SDG to BBD
Currency conversion rates from SDG to BBD
|1 SDG||1 BBD|
|5 SDG||5 BBD|
|10 SDG||10 BBD|
|20 SDG||20 BBD|
|50 SDG||50 BBD|
|100 SDG||100 BBD|
|250 SDG||250 BBD|
|500 SDG||500 BBD|
|1000 SDG||1000 BBD|
|2000 SDG||2000 BBD|
|5000 SDG||5000 BBD|
|10000 SDG||10000 BBD|
|1 BBD||1 SDG|
|5 BBD||5 SDG|
|10 BBD||10 SDG|
|20 BBD||20 SDG|
|50 BBD||50 SDG|
|100 BBD||100 SDG|
|250 BBD||250 SDG|
|500 BBD||500 SDG|
|1000 BBD||1000 SDG|
|2000 BBD||2000 SDG|
|5000 BBD||5000 SDG|
|10000 BBD||10000 SDG|
BBD - Barbadian Dollar (BBD)
The Barbados Dollar (BBD) has been the currency of Barbados since 1935. The symbol used for the dollar is the same as the US Dollar ($). However, BDs$ is used to distinguish the BBD from other dollar currencies. The Barbados Dollar is subdivided into 100 cents.
The Barbados Dollar is the currency in Barbados (BB, BRB). The Barbados Dollar is also known as BDS. The symbol for BBD can be written Bds$. The Barbados Dollar is divided into 100 cents. The exchange rate for the Barbados Dollar was last updated on May 24, 2019 from Yahoo Finance. The BBD conversion factor has 2 significant digits.
- The main industries in the economy are tourism and offshore investments.
- Other income is from sugar and light manufacturing.
- The Barbados economy is a service-driven economy, as well as an international business center.
- The average growth rate for the Barbados economy ranges from 3.5% to 5%.
- No substantial exports come from Barbados and the country relies largely on imports.
- Barbados focuses on developing the service sector, from financial services to educational and health services.
- Agriculture is mainly sugar cane farming. The main food crops are corn, sweet potatoes, eddos, yams, and cassava.
- Construction is a secondary industry and is mainly due to tourism and residential growth.
- Barbados formed part of the British Caribbean territories. The British Pound Sterling was adopted by Barbados in 1848.
- After the Pound was adopted, the previous silver pieces continued to circulate, especially in the private sector.
- The first dollar form of banknotes was issued in 1882.
- In 1949, the British West Indies dollar was introduced, and Barbados was officially tied in with the British Eastern Caribbean islands.
- In 1965, Barbados replaced the British West Indies Dollar with the Eastern Caribbean Dollar.
- In 1972, the present Dollar was introduced by the Central Bank of Barbados.
- Since 1975, the Barbados Dollar has been pegged to the United States Dollar at 2BDs$ = 1 USD.
SDG - Sudanese Pound (SDG)
The Sudanese Pound is the currency of the Republic of Sudan and is issued by the Central Bank of Sudan.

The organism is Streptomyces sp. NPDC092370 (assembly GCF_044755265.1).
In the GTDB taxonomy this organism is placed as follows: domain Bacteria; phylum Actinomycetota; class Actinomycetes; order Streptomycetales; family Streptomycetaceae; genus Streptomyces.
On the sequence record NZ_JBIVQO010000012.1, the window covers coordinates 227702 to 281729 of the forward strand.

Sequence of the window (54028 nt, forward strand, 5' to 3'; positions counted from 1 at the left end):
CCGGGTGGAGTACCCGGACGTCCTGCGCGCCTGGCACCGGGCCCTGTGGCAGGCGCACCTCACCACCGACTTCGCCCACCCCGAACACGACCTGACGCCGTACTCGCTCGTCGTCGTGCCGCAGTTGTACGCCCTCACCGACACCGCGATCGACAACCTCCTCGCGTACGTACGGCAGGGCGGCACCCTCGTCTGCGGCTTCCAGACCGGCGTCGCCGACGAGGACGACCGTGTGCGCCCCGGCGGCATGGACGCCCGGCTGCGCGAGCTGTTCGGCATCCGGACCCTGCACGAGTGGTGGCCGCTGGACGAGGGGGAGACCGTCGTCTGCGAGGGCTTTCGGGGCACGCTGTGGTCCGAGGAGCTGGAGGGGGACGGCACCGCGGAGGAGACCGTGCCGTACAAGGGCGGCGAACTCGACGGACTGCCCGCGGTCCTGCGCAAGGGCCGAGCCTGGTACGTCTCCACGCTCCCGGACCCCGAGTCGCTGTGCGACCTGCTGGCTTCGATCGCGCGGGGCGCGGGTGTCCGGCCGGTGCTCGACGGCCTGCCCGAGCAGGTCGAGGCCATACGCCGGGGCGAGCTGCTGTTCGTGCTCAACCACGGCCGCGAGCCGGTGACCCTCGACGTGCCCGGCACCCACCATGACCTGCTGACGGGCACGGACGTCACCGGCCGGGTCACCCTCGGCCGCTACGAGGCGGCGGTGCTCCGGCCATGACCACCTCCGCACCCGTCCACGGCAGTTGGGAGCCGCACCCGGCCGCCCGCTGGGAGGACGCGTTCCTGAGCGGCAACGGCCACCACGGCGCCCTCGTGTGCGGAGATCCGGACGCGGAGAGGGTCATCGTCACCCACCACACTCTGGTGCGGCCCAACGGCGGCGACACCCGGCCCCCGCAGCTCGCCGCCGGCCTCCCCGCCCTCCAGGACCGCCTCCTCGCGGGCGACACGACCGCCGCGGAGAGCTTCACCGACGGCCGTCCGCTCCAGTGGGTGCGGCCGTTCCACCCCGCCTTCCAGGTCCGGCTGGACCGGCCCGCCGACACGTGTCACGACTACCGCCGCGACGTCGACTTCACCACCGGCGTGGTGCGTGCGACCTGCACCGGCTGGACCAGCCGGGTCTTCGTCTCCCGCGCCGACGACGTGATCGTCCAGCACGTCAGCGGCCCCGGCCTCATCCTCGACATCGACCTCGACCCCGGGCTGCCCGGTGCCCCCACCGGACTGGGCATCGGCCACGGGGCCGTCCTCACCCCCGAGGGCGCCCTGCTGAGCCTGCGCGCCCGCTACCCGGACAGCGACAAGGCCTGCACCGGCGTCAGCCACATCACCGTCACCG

The Sudanese Pound is the currency in Sudan (SD, SDN). The Sudanese Pound is divided into 100 qirush. The exchange rate for the Sudanese Pound was last updated on May 24, 2019 from Yahoo Finance. The SDG conversion factor has 3 significant digits.
- Agricultural production employs 80% of the work force and contributes a third of GDP. However, much of this production is subsistence agriculture, so much of the population remains at or below the poverty line.
- With the succession of South Sudan, where three-fourths of Sudan's total oil production originated, oil earnings no longer provide Sudan with needed hard currency.
- The country has struggled to maintain economic stability. Recent removal of fuel subsidies and rising inflation have led to rowdy protests on the streets of Khartoum as of July, 2012 . with a government crackdown on protestors.
- The SDP Pound was replaced in 1992 by the Dinar (SDD) at a rate of 1 Dinar = 10 Pounds. The Dinar circulated in northern Sudan, but prices were still negotiated in pounds in southern Sudan. In other regions, the Kenyan Shilling was also used and accepted.
- The "second Pound" (SDG) was introduced after a peace agreement was reached between the Government of the Republic of The Sudan and The Sudan People's Liberation Movement. The new Sudanese Pound became legal tender on July 1, 2007.
- After the secession of South Sudan, Sudan issued new banknotes on July 24, 2011 ("the third Pound"). These banknotes lack symbols associated with the south, and feature a redrawn map of the country. They replaced 2 billion Sudanese Pounds in circulation. The value of the currency has fallen since its introduction due to worsening economic conditions.